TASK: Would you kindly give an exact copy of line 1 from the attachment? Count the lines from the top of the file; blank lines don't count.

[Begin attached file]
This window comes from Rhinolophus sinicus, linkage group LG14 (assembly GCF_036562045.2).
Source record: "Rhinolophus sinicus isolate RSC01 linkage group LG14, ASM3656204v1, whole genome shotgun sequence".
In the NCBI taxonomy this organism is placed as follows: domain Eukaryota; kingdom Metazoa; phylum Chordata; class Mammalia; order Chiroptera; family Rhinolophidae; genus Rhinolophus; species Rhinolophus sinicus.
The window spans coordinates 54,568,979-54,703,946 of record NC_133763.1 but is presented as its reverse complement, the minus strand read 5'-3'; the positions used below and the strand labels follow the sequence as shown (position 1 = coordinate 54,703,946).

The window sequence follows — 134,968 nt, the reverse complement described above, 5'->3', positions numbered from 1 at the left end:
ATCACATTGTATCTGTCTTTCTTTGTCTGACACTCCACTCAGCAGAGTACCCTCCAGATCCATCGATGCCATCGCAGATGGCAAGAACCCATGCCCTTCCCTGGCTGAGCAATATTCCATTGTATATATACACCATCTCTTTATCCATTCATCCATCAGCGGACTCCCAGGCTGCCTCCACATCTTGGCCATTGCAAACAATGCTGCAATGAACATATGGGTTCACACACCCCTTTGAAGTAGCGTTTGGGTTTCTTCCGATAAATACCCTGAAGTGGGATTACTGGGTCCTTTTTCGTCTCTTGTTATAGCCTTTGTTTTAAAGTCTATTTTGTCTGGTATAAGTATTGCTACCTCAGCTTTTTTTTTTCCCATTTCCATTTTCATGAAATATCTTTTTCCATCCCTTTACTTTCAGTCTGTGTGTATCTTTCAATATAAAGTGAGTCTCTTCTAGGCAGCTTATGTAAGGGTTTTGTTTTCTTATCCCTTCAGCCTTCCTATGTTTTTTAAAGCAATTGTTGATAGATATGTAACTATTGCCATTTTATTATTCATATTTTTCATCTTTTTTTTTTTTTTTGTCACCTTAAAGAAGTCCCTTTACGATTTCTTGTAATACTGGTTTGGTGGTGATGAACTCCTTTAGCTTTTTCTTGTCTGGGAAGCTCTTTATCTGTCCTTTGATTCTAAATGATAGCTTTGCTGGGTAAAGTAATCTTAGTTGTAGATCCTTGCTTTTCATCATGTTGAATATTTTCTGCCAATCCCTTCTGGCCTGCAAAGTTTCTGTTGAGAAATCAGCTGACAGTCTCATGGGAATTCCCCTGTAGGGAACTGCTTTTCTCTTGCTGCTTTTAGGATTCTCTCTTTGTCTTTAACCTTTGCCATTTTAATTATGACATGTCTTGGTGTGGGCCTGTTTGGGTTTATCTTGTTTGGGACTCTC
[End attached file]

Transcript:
This window comes from Rhinolophus sinicus, linkage group LG14 (assembly GCF_036562045.2).